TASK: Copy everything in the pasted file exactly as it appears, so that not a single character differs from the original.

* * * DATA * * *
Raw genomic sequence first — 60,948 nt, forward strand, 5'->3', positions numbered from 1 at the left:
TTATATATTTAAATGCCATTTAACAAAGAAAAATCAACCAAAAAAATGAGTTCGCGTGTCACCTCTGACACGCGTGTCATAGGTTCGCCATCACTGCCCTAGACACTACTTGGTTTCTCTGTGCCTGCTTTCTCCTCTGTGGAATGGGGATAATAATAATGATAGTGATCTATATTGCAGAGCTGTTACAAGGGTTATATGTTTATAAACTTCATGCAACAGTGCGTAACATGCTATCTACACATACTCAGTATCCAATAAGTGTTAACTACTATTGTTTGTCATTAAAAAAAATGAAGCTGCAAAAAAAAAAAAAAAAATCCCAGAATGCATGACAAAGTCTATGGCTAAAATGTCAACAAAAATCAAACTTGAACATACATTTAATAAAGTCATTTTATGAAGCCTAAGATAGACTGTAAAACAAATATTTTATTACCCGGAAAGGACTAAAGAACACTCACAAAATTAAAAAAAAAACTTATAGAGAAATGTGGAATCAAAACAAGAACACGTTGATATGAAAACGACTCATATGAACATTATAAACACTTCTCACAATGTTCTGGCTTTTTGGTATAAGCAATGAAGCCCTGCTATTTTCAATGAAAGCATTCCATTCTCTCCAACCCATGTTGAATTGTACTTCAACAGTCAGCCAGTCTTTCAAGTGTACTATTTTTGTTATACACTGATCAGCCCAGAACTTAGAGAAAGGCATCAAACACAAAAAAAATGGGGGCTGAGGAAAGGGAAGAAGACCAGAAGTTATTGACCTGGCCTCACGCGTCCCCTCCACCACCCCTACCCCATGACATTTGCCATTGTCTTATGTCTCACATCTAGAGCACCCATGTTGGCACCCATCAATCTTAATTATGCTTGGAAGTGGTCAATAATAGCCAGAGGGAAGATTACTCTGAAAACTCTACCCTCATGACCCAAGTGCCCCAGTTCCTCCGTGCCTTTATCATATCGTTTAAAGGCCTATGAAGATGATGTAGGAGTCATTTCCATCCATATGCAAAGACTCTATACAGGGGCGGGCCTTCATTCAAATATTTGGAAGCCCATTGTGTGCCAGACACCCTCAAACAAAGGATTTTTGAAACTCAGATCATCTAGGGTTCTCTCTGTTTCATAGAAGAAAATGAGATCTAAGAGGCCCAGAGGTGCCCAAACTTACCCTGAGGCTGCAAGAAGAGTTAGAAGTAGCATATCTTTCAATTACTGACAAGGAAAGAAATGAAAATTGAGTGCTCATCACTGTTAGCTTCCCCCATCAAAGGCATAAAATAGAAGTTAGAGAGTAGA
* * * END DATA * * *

Raw genomic sequence first — 60,948 nt, forward strand, 5'->3', positions numbered from 1 at the left:
TTATATATTTAAATGCCATTTAACAAAGAAAAATCAACCAAAAAAATGAGTTCGCGTGTCACCTCTGACACGCGTGTCATAGGTTCGCCATCACTGCCCTAGACACTACTTGGTTTCTCTGTGCCTGCTTTCTCCTCTGTGGAATGGGGATAATAATAATGATAGTGATCTATATTGCAGAGCTGTTACAAGGGTTATATGTTTATAAACTTCATGCAACAGTGCGTAACATGCTATCTACACATACTCAGTATCCAATAAGTGTTAACTACTATTGTTTGTCATTAAAAAAAATGAAGCTGCAAAAAAAAAAAAAAAAATCCCAGAATGCATGACAAAGTCTATGGCTAAAATGTCAACAAAAATCAAACTTGAACATACATTTAATAAAGTCATTTTATGAAGCCTAAGATAGACTGTAAAACAAATATTTTATTACCCGGAAAGGACTAAAGAACACTCACAAAATTAAAAAAAAAACTTATAGAGAAATGTGGAATCAAAACAAGAACACGTTGATATGAAAACGACTCATATGAACATTATAAACACTTCTCACAATGTTCTGGCTTTTTGGTATAAGCAATGAAGCCCTGCTATTTTCAATGAAAGCATTCCATTCTCTCCAACCCATGTTGAATTGTACTTCAACAGTCAGCCAGTCTTTCAAGTGTACTATTTTTGTTATACACTGATCAGCCCAGAACTTAGAGAAAGGCATCAAACACAAAAAAAATGGGGGCTGAGGAAAGGGAAGAAGACCAGAAGTTATTGACCTGGCCTCACGCGTCCCCTCCACCACCCCTACCCCATGACATTTGCCATTGTCTTATGTCTCACATCTAGAGCACCCATGTTGGCACCCATCAATCTTAATTATGCTTGGAAGTGGTCAATAATAGCCAGAGGGAAGATTACTCTGAAAACTCTACCCTCATGACCCAAGTGCCCCAGTTCCTCCGTGCCTTTATCATATCGTTTAAAGGCCTATGAAGATGATGTAGGAGTCATTTCCATCCATATGCAAAGACTCTATACAGGGGCGGGCCTTCATTCAAATATTTGGAAGCCCATTGTGTGCCAGACACCCTCAAACAAAGGATTTTTGAAACTCAGATCATCTAGGGTTCTCTCTGTTTCATAGAAGAAAATGAGATCTAAGAGGCCCAGAGGTGCCCAAACTTACCCTGAGGCTGCAAGAAGAGTTAGAAGTAGCATATCTTTCAATTACTGACAAGGAAAGAAATGAAAATTGAGTGCTCATCACTGTTAGCTTCCCCCATCAAAGGCATAAAATAGAAGTTAGAGAGTAGA